However, the painting may more generally represent opposition to justice and rule and the exercise of moral choice. The theme is that of good regiment, opposed to a monstrous regiment, where regiment means healthy ruling and conduct. It happens that the opposition to good regiment was often given a female character in art and allegory
The much damaged Temptation of St Antony is a good example of this: he resists chests of gold coins. It is hard to make out the rest of the scene, but it includes the legs of two women, as shown in this woodcut. Between their legs a suggestive bearded devil offers much gold. Our artist has taken the scene from a similar print.
The temptation of money has a great deal to do with government and legal situation of Regency, and the historian Amy Blakeway is working on these themes.
Abraham & Isaac, David & Bathsheba
The story of Abraham and Isaac isn’t at first sight about the good regiment or women, but the central theme is the willingness to do God’s bidding without question to the utmost, even to kill a son. This obedience is a key part of medieval theory on good rule, with a focus on Old Testament kingship.
David and Bathsheba may be a more obvious example, David abused his royal power for the love of Bathsheba, and caused her husband’s death.
In consequence David and Bathsheba’s first born son died, and so here the two stories are closely linked in this theme of kingship.
David and Bathsheba was also a usual illustration for the seven penitential Psalms in prayer books, another theme of the paintings.
Arran of course, was of course mindful of his own oldest son, once a hostage of Cardinal Beaton, then the Protestants in St Andrews Castle, and in 1559 a hostage for his behaviour in France.
If Arran sat with his back to window, on his right hand was the example of Abraham, whose son was spared, and on the left David & Bathsheba.
Friar Mark on Good Rule
One of Friar Mark’s examples is the story of Saul, who destruction was caused by his choice not by obey God’s commands kill the Abimeleks. In the Friar’s text an idea of elective monarchy is present: that it might be right and just to remove a king or ruler who disobeyed God’s command. This idea is at the centre of the Scottish Reformation, the abdication of Mary Queen of Scots, and the Civil War.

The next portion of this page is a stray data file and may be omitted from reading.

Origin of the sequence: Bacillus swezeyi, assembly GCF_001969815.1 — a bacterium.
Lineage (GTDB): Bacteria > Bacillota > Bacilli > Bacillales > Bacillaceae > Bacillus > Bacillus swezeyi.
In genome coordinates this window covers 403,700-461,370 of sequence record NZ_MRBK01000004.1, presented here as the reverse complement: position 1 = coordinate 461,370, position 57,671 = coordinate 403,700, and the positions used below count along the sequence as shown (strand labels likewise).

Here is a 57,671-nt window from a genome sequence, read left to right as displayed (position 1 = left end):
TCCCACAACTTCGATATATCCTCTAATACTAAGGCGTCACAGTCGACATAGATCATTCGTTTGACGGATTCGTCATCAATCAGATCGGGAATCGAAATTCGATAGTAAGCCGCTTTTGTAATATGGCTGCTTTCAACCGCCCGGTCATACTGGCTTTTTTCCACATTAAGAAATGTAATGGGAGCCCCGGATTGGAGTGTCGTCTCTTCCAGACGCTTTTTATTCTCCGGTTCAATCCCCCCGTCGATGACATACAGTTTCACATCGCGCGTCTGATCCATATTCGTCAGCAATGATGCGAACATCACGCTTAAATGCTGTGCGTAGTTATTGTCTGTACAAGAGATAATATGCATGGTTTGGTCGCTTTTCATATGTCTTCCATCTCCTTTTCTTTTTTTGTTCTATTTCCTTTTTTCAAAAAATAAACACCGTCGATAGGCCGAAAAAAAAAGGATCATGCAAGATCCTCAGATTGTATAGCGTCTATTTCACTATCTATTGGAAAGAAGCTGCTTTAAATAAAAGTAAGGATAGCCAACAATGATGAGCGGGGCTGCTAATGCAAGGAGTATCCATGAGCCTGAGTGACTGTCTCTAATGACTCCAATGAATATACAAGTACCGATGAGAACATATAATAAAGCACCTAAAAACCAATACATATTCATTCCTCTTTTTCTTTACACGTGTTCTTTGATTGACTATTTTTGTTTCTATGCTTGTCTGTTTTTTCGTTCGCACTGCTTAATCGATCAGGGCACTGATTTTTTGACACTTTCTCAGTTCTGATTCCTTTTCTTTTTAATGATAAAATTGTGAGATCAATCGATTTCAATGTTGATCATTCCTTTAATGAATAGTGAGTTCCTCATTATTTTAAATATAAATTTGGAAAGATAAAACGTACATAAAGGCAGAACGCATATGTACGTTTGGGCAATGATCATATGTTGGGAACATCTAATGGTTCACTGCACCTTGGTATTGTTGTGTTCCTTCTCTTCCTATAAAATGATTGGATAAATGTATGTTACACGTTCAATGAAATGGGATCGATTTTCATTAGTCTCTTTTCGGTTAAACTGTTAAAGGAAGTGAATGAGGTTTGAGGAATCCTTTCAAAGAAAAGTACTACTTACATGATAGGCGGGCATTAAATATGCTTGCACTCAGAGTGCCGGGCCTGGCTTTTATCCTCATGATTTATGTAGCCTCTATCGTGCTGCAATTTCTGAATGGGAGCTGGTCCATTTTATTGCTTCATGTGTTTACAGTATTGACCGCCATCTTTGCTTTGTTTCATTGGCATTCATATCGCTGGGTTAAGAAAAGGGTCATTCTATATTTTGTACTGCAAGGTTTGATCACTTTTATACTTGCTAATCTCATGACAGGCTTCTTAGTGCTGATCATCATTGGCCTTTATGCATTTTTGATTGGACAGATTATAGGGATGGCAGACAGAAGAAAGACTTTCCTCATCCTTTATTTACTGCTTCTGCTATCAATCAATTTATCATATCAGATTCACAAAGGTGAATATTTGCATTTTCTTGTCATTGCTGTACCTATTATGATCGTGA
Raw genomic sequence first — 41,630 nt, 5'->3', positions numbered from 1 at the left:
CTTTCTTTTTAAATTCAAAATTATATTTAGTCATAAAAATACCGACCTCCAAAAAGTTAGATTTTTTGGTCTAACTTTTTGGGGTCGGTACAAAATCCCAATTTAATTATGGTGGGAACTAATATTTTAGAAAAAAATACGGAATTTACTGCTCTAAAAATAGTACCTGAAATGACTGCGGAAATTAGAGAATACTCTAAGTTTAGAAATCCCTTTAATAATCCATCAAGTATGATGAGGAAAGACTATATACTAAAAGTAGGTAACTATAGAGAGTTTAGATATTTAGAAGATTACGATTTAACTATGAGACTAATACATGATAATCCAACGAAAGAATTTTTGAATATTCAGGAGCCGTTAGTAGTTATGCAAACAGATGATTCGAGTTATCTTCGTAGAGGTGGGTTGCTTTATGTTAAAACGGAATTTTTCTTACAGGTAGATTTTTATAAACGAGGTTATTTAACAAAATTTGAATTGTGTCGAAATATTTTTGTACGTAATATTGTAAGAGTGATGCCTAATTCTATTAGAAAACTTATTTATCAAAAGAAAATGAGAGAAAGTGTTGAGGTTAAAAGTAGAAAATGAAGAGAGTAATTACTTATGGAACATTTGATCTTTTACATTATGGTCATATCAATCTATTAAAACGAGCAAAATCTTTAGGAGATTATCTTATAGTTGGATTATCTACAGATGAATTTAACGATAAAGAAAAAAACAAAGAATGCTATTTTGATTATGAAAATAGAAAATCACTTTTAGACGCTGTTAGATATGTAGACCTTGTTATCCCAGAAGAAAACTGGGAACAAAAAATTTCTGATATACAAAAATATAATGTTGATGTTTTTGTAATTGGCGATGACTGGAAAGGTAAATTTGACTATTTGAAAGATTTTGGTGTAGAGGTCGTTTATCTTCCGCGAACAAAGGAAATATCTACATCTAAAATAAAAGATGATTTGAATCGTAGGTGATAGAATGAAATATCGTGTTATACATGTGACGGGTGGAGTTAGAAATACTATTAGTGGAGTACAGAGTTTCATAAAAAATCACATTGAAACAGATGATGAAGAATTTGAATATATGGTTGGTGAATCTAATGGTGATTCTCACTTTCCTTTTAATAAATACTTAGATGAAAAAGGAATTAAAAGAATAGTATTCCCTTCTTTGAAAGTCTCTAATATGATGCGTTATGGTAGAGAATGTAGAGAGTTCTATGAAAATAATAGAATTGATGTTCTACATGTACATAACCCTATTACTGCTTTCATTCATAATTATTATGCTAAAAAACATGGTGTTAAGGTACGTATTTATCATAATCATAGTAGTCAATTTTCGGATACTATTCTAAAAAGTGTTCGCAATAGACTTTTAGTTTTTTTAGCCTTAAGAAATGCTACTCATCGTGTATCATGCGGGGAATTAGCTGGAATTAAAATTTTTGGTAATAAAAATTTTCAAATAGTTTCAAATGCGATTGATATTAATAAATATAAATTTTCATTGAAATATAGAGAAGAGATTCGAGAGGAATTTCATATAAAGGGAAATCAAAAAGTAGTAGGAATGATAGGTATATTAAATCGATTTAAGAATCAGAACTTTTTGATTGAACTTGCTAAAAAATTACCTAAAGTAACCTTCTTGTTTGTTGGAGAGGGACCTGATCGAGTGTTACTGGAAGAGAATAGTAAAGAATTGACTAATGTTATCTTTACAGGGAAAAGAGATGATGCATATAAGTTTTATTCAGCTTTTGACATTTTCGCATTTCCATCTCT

And the paintings at Kinneil illustrate just this theme. And moreover Arran did choose to abdicate his royal power in 1554, receiving and relinquishing financial benefits. No doubt after long deliberation and consideration, with much subsequent regret.
Friar’s Marks conclusion is writing in bolder larger script, just as it could be intoned, or lifted off the page and painted on the wall.
Samson & Delilah
Again in the story of Samson & Delilah, her money payment may be central character, and the subject an allegory of good and bad motivation – not about the temptress but the temptation from the straight and narrow, available to Arran as French or English gold. Arran is characterised a fence-sitter, or a ditherer, unwilling to commit, and of course in reality he was daily confronted with agonising offers and counter offers.
William the painter
JS Richardson mentioned a painter William the Frenchman, who Anna Mill the theatre historian had found in records of the Edinburgh craft incorporation. However, in his article he tried to identify this William with two other men connected with royal tapestry. Anna Mill’s William was lodging in Edinburgh in 1559, not 1549 as appears in the article, and perhaps he worked with Walter Binning at Kinneil at that time.
There is much still be discovered about the meanings of the paintings and the intended uses of the palace. Themes and ideas of good rule, obedience, Arran’s changing attitudes, and Friar Mark’s history must be one part of research, along with study of painting itself, the archaeology and the fabric of building.